(HealthDay News) — Immune checkpoint inhibitor (ICI) myocarditis is associated with changes in noncardiac biomarkers, with elevated creatine phosphokinase (CPK) associated with myocarditis development and all-cause mortality, according to a study published in JACC: CardioOncology.

Alexi Vasbinder, PhD, RN, from the University of Michigan in Ann Arbor, and colleagues examined biomarker trends of patients on an ICI and their association with the incidence of ICI myocarditis among adults who received at least one dose of an ICI at Michigan Medicine between June 2014 and December 2021.

The researchers found that 1.0% of the 2606 patients were diagnosed with ICI myocarditis. Patients with myocarditis had elevated high-sensitivity troponin T, alanine aminotransferase, aspartate aminotransferase, CPK, and lactate dehydrogenase (100, 88.9, 85.2, 88.9, and 92.6%, respectively) at diagnosis. In an independent cohort of 30 patients with biopsy-confirmed ICI myocarditis, the findings were confirmed. Elevations in at least 3 biomarkers were seen for 95% of patients with ICI myocarditis compared with 5% of patients without myocarditis. In a multivariable analysis, among the biomarkers, only CPK was associated with myocarditis development and all-cause mortality (per 100% increase: hazard ratios, 1.83 and 1.10, respectively). Elevations in CPK had sensitivity and specificity of 99 and 23%, respectively, for identifying myocarditis.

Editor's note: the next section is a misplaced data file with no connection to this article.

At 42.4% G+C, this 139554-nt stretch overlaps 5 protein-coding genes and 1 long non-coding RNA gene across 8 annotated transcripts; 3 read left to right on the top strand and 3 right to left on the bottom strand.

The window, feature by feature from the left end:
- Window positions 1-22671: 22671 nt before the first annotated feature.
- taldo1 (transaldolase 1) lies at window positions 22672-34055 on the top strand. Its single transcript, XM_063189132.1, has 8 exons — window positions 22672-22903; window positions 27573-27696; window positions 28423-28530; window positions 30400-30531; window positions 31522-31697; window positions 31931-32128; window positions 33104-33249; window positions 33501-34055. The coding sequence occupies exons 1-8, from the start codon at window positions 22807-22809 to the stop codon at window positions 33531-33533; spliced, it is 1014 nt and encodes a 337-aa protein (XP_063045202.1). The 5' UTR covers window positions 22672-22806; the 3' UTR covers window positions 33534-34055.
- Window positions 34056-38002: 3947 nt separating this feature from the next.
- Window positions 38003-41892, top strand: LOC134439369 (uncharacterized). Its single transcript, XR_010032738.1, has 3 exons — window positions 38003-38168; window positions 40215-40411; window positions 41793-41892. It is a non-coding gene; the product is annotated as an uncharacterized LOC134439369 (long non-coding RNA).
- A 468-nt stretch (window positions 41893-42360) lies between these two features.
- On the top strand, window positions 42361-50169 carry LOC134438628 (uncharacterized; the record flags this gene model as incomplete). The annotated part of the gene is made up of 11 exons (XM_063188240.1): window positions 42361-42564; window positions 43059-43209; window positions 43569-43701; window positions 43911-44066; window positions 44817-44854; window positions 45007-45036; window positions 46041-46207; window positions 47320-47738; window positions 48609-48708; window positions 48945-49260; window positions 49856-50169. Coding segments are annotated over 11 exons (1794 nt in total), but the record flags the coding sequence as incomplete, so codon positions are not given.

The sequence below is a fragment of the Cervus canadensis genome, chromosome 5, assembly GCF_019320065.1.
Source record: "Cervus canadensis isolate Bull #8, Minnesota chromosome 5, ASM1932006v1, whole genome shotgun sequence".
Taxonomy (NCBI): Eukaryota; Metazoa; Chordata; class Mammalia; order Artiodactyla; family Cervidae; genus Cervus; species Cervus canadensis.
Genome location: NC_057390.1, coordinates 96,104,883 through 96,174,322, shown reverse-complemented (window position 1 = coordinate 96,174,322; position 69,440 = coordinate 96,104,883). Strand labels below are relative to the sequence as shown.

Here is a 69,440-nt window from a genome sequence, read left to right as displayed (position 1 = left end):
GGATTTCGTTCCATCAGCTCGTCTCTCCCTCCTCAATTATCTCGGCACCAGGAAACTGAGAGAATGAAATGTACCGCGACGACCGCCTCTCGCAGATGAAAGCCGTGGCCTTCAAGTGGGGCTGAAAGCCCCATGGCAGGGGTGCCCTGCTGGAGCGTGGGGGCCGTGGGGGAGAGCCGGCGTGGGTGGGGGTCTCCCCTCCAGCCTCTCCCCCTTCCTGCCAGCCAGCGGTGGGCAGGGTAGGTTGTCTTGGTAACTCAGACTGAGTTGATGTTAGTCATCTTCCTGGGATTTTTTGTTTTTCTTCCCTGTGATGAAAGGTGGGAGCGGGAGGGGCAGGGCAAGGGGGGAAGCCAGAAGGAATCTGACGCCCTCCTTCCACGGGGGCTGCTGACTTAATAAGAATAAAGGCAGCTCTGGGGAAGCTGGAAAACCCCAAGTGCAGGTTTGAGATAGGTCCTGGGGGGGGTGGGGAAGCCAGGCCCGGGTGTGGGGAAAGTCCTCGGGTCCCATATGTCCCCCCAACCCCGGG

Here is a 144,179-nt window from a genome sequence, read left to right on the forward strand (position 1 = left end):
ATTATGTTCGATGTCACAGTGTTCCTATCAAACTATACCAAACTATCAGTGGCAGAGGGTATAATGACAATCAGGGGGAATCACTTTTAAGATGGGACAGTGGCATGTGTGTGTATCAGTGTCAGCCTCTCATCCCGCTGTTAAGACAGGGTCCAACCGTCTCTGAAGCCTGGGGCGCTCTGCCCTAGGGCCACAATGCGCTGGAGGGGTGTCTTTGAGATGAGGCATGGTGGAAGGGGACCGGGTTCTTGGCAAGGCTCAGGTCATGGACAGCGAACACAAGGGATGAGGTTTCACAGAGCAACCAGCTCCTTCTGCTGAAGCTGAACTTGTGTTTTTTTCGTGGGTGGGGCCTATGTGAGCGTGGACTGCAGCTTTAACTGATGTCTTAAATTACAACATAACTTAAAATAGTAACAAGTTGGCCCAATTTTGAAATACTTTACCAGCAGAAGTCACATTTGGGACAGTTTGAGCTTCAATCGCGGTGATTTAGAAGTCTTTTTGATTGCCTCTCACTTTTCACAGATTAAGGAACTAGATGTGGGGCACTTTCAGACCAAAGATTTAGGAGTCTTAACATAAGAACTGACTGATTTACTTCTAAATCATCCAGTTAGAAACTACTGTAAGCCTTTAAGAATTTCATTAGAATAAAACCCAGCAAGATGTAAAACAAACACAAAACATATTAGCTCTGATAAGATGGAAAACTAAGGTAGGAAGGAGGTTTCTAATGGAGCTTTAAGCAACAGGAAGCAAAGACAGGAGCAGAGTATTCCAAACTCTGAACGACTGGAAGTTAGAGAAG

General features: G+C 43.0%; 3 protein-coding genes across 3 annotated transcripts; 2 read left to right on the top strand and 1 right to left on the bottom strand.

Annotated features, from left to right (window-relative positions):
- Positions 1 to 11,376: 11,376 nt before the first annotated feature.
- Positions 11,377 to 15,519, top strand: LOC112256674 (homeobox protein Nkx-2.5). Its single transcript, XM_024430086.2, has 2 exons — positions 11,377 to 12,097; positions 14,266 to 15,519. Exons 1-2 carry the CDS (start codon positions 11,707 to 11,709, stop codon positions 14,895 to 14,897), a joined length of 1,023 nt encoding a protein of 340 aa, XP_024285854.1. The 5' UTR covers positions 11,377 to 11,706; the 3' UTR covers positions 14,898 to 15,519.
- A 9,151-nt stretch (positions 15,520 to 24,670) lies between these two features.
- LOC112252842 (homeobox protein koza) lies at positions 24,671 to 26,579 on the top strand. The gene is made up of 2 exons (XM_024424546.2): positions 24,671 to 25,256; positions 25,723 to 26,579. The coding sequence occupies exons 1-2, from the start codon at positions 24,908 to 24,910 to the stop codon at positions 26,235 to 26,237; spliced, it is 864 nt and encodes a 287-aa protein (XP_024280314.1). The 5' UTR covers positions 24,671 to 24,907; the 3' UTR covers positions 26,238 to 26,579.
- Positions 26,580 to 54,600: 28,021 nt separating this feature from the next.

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“Patient[s] suspected of immune checkpoint myocarditis should have creatine phosphokinase levels measured,” a coauthor said in a statement. “If low, or within normal limits, then the diagnosis of immune checkpoint myocarditis is highly unlikely.”

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